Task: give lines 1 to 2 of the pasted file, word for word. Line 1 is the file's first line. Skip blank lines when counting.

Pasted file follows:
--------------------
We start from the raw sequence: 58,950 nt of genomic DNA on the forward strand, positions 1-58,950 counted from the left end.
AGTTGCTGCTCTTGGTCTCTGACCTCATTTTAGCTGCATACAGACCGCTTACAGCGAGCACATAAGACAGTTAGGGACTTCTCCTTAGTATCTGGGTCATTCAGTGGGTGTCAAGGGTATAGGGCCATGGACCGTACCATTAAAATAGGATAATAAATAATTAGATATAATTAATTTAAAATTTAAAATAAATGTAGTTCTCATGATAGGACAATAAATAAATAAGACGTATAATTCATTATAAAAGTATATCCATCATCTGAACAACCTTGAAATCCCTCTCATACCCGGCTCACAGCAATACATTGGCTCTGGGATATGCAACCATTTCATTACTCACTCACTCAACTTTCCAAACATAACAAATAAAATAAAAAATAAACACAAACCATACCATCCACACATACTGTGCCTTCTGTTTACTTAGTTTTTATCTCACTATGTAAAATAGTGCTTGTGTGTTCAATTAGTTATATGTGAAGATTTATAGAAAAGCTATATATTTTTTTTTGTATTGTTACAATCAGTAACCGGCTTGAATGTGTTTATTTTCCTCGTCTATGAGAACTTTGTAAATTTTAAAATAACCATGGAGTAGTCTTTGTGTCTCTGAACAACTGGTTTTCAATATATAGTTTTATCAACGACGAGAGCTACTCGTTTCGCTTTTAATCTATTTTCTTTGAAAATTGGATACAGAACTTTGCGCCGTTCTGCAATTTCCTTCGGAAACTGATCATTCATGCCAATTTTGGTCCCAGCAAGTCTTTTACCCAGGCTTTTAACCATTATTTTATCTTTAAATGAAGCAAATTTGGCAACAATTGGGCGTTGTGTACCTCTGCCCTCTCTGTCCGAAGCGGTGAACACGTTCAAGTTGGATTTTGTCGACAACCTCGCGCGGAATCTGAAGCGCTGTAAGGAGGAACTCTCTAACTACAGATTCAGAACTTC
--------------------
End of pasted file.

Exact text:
We start from the raw sequence: 58,950 nt of genomic DNA on the forward strand, positions 1-58,950 counted from the left end.
AGTTGCTGCTCTTGGTCTCTGACCTCATTTTAGCTGCATACAGACCGCTTACAGCGAGCACATAAGACAGTTAGGGACTTCTCCTTAGTATCTGGGTCATTCAGTGGGTGTCAAGGGTATAGGGCCATGGACCGTACCATTAAAATAGGATAATAAATAATTAGATATAATTAATTTAAAATTTAAAATAAATGTAGTTCTCATGATAGGACAATAAATAAATAAGACGTATAATTCATTATAAAAGTATATCCATCATCTGAACAACCTTGAAATCCCTCTCATACCCGGCTCACAGCAATACATTGGCTCTGGGATATGCAACCATTTCATTACTCACTCACTCAACTTTCCAAACATAACAAATAAAATAAAAAATAAACACAAACCATACCATCCACACATACTGTGCCTTCTGTTTACTTAGTTTTTATCTCACTATGTAAAATAGTGCTTGTGTGTTCAATTAGTTATATGTGAAGATTTATAGAAAAGCTATATATTTTTTTTTGTATTGTTACAATCAGTAACCGGCTTGAATGTGTTTATTTTCCTCGTCTATGAGAACTTTGTAAATTTTAAAATAACCATGGAGTAGTCTTTGTGTCTCTGAACAACTGGTTTTCAATATATAGTTTTATCAACGACGAGAGCTACTCGTTTCGCTTTTAATCTATTTTCTTTGAAAATTGGATACAGAACTTTGCGCCGTTCTGCAATTTCCTTCGGAAACTGATCATTCATGCCAATTTTGGTCCCAGCAAGTCTTTTACCCAGGCTTTTAACCATTATTTTATCTTTAAATGAAGCAAATTTGGCAACAATTGGGCGTTGTGTACCTCTGCCCTCTCTGTCCGAAGCGGTGAACACGTTCAAGTTGGATTTTGTCGACAACCTCGCGCGGAATCTGAAGCGCTGTAAGGAGGAACTCTCTAACTACAGATTCAGAACTTC